Thanks to an unnoticed provision legislators slipped into state law 20 years ago, almost two dozen union leaders in Chicago stand to walk off with a cool $56 million in pension money, the Chicago Tribune reported last week. But only if the Illinois legislature does not repeal the provision, detailed in a lengthy report the Tribune conducted with WGN-TV. Three of the union leaders may earn as much as $5 million.
No one seems to know, the Tribune reported, who tweaked state pension law to permit the looting. Or at least no one will accept responsibility.
An honors student at a Fort Worth, Texas, high school was sent to the principal’s office after he told a fellow student that he thought homosexuality is wrong. Fourteen-year-old Dakota Ary was in his German class “when the conversation shifted to religion and homosexuality in Germany,” reported Fox News. “At some point during the conversation, he turned to a friend and said that he was a Christian and ‘being a homosexual is wrong.’”
A short time later Dakota’s mother, Holly Pope, received a call from an assistant principal at Fort Worth’s Western Hills High School informing her that her son would be serving an “in-school suspension,” along with a two-day full suspension, for his offense. “Dakota is a very well-grounded 14-year-old,” Pope told Fox News, adding that her son is not only an honors student, but plays on the school’s football team and is involved in his church’s youth group. “He’s been in church his whole life and he’s been taught to stand up for what he believes,” she added.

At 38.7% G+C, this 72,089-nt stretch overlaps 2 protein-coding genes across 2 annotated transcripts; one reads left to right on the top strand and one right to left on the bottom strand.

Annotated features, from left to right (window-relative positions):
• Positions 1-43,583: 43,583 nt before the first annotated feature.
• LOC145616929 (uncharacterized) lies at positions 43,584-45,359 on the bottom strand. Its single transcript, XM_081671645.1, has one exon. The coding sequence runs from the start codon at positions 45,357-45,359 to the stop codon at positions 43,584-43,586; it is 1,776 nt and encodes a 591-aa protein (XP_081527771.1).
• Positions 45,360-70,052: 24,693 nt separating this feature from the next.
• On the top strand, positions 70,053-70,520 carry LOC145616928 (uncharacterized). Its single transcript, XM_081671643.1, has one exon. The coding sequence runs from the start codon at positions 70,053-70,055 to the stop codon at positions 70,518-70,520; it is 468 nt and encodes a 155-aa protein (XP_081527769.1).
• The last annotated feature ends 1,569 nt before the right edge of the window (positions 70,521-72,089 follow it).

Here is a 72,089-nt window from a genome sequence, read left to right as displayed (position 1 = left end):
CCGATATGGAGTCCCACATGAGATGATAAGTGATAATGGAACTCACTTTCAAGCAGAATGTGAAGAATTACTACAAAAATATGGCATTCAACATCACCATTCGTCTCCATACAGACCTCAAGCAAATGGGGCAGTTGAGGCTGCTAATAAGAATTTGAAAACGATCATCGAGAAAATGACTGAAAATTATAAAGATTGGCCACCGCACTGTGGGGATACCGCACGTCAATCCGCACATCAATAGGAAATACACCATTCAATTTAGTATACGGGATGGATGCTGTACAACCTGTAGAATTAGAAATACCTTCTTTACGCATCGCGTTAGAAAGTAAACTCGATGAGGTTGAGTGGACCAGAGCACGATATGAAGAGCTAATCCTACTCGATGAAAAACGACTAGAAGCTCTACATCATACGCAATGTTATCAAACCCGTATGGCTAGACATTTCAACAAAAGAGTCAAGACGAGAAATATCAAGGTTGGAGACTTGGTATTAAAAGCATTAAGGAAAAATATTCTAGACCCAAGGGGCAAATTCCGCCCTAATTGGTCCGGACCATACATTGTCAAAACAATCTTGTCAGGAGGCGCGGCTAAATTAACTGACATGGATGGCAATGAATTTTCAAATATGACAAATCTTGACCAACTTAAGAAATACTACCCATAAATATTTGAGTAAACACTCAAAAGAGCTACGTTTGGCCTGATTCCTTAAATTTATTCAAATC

Despite all the controversy surrounding what is usually referred to as the Ground Zero mosque, and the efforts put in place to halt the project in its tracks, the Islamic Cultural Center being constructed near the site of 9/11 attacks hosted a photograph exhibit on Wednesday.
While the entire Islamic Center is not complete yet, the Cultural Center opened its doors for its first exhibit, which featured pictures of New York children from a variety of backgrounds lining the walls of the building. The photographer for the exhibit is Danny Goldfield, a Jewish man who said he was inspired to create the exhibit by the story of Rana Sodhi, a Sikh from India whose brother was killed in a retaliatory hate crime just four days after 9/11.
The exhibit depicts children from 169 countries, and Goldfield said he hopes to find subjects representing 24 other countries to complete the project. Some of the photographs he has taken are currently being exhibited elsewhere.
Since France passed legislation earlier this year banning the Islamic burqas, or face-veils, from its streets, the law has engendered a wave of protest. Now, in a show of opposition against the ban, an Islamic Frenchwoman, Kenza Drider, has decided to launch a bid for the French presidency. “When a woman wants to maintain her freedom, she must be bold,” she asserted.